|Really we are. I have a sense for these things.|
Catherine and I did a little friendship braceleting in Manito Park during her visit. The last time I made friendship bracelets was on the bus ride to Ford Middle School in Tacoma. Ahhh, memories. Those friendship bracelets were made using the slipknot method, while these bracelets are more traditional and a bit...let's call it technically demanding.
|The orange fade bracelet is an example of the slipknot method.|
As it is with most things, Catherine got the gist of the process in two shakes.
I tied knots halfheartedly for maybe an hour total and then just sort of spent the rest of the time lying on the blanket.
|Here's Catherine hard at work on her chevrons.|
|Here's the bracelet I dicked up like five times.|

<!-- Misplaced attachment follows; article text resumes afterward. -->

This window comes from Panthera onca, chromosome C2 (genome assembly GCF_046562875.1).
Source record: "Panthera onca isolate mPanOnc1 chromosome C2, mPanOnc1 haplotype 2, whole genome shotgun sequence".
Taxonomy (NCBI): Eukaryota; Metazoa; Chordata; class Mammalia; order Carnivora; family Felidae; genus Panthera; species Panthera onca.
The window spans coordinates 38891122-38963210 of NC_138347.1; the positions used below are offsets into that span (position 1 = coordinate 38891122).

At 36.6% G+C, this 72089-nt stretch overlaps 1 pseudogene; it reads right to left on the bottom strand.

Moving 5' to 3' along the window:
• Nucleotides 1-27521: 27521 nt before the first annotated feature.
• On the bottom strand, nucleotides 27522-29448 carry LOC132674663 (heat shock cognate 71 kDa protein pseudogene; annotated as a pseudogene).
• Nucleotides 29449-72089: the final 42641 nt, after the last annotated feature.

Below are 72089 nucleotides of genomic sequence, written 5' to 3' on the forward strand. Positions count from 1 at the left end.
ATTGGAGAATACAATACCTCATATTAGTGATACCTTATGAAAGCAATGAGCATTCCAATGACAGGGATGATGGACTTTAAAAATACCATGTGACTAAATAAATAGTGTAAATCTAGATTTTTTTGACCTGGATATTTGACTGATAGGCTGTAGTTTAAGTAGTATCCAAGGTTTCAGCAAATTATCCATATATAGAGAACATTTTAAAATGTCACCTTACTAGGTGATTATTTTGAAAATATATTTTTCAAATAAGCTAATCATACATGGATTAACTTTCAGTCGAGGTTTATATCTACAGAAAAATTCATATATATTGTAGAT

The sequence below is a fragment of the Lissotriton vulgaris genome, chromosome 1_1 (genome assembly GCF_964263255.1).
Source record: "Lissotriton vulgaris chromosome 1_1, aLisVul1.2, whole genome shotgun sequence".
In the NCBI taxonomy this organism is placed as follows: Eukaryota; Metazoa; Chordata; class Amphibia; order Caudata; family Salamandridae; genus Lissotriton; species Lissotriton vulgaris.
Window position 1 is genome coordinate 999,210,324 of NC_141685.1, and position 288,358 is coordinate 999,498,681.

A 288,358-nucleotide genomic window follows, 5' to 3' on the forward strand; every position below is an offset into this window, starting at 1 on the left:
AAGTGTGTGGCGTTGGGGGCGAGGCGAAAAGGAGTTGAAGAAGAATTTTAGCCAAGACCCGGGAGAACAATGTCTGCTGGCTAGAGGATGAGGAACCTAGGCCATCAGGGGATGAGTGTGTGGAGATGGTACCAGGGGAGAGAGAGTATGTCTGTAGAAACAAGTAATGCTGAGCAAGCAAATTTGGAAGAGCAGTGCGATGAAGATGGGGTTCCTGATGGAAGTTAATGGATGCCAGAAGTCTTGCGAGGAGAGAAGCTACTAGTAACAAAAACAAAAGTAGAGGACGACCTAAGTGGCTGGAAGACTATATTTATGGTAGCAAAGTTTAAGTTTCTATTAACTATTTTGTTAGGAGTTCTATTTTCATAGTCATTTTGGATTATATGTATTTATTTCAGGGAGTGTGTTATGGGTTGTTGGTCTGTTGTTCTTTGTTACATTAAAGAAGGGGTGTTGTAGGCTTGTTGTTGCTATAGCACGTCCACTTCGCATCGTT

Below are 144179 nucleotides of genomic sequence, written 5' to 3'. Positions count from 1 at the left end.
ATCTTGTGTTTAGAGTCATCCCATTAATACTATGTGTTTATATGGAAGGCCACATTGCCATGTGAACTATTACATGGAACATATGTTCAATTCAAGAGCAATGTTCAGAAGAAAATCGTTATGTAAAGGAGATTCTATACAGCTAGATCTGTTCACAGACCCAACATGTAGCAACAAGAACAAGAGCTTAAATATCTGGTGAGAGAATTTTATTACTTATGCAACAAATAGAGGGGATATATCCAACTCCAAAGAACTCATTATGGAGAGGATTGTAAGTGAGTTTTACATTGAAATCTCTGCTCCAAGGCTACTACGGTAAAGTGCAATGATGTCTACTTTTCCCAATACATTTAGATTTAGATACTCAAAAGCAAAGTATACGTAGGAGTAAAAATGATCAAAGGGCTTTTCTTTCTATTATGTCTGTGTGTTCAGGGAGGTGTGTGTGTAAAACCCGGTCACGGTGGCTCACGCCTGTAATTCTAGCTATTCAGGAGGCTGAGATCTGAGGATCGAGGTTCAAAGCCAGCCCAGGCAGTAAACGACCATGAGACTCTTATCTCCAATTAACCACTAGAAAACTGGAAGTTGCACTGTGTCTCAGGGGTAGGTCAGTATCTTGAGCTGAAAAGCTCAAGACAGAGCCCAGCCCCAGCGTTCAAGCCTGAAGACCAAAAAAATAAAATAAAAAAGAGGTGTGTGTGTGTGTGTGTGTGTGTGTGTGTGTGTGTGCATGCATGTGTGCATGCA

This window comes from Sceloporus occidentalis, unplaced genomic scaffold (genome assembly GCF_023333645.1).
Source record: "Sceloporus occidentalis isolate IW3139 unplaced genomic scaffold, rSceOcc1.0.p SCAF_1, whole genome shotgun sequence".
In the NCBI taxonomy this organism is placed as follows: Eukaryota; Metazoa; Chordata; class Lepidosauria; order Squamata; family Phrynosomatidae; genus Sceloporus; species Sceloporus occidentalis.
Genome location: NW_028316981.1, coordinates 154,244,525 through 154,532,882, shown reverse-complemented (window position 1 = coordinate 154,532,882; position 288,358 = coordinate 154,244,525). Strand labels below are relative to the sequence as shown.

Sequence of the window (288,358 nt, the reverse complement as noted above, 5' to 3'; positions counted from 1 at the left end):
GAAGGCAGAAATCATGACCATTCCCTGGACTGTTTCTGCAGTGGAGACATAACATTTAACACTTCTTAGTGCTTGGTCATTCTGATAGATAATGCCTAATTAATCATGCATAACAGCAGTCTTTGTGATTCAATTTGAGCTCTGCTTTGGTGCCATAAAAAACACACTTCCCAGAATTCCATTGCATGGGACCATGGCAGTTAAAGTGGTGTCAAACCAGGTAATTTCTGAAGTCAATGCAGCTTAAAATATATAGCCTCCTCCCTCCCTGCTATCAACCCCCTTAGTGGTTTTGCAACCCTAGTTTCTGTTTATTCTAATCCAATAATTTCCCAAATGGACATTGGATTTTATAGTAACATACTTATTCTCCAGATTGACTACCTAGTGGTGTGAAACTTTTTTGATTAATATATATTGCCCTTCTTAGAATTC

If you're utterly baffled by how Catherine turned 24 inches of embroidery floss into a sweet chevron bracelet, Molly of The Purl Bee has a great (and easy to follow, despite my initial sluggishness) tutorial with all kinds of patterns, which you can find here.
Since I seem to find it difficult to commit to 24 inches worth of tied knots, I decided to attempt a ring. That was 12 inches worth of commitment, much more manageable. And I'll tell you this for free: err on the side of longer floss. You can always cut some away, but you will find it difficult as all get-out to add length.
So yeah, celebrate the knot. Try it up top. You can always turn it under, like those girls who turn their rings under so their diamonds will cut your face in a fight. I don't actually know any of those girls, but I do know of them. Forget all that, because the friendship bracelet will bring us together.